- Overall grade - B
- TV Tech Association - LCD Camp but still showing love for the plasma
- Cool Tech - XCC Plasma Color Correction
- Waste Tech - XD Contrast Engine
Texas Instruments (TI) - Engineers as PR guys yields questions
Just down the road from LG was Texas Instruments, who caught my eye with their gigantic signage. TI's operation was much more about substance than any other presenter at this hall of the show, which was both good and bad at such a flashy show. They clearly brought their engineering department out for the show and kept the booth babes at home. TI was aggressively posturing their proprietary DLP TV technology rather than directly marketing any television. While their mirror ball system for rear projection televisions is not new technology, they are expanding its capabilities in the face of the new developments on the LCD and Plasma fronts.
One of the newest twists on DLP deals with the lighting device the TVs use. Short bulb life time has been an Achilles Heel of this technology so TI partnered with Samsung to introduce a new LED powered DLP television [pictured]. This technology will definitely extend DLP technology and dispel fears that a DLP television can't rival the life span of its counterparts. I did notice a slightly harsher picture with the LED DLP than the standard DLP but that could have just been the calibration of the Samsung TV and not the LED DLP technology itself.
TI was also showcasing 'slim' box DLP TVs. While this is a step forward, I think this is a going to be a losing battle for DLP. There is just now way a DLP TV can match the cabinet size of any LCD or Plasma TV that I saw. Instead, TI should continue to showcase the amazing color rendering technology DLP provides. TI's LED DLP tech is an evolutionary move forward that helps its technology keep pace with what LCD and Plasma are doing. The large cabinet size keeps this technology from being ideal in telepresence deployments.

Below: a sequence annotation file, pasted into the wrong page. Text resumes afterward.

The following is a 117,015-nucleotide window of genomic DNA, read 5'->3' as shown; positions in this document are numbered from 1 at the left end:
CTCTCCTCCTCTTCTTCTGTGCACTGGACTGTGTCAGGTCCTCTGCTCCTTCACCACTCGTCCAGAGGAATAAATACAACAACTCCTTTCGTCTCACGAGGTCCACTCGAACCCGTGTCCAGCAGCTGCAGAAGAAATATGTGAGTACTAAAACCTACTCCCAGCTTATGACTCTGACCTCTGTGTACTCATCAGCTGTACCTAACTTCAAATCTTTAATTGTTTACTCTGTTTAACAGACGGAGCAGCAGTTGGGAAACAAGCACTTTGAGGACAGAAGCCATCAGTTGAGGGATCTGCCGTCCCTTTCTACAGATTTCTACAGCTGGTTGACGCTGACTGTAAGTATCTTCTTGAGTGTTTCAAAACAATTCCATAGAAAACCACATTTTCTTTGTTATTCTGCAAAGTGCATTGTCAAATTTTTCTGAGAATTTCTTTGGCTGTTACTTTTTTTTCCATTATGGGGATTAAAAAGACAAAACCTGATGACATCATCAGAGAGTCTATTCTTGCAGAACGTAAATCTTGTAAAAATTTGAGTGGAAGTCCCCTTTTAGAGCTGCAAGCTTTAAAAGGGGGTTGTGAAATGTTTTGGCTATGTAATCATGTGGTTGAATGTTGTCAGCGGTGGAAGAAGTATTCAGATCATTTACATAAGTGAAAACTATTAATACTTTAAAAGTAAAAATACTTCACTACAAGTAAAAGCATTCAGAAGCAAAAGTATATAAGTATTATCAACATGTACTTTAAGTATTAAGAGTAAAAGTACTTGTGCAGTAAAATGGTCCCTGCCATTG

- Overall grade - B-
- TV Tech Association - DLP TVs
- Cool Tech - LED DLP Lighting
- Waste Tech - Slim Box DLP TVs
Panasonic - Mid-stream with the wrong paddle
Next up was Panasonic who loves themselves some Plasma TVs. So in love with the plasma is Panasonic that they had their LCD TVs hidden away in the corner of their booth (which was unfortunate considering how good they were). Their 103" display could be seen all over the show in other, non-TV related manufacturers booths, reinforcing their dominance in the plasma display market. Panasonic may lead with the giant plasma but the design of their TVs is dead last. Cheap plastics and a dated design make the entire Panasonic lineup look as if they are out of step with current trends, which may in fact be the case.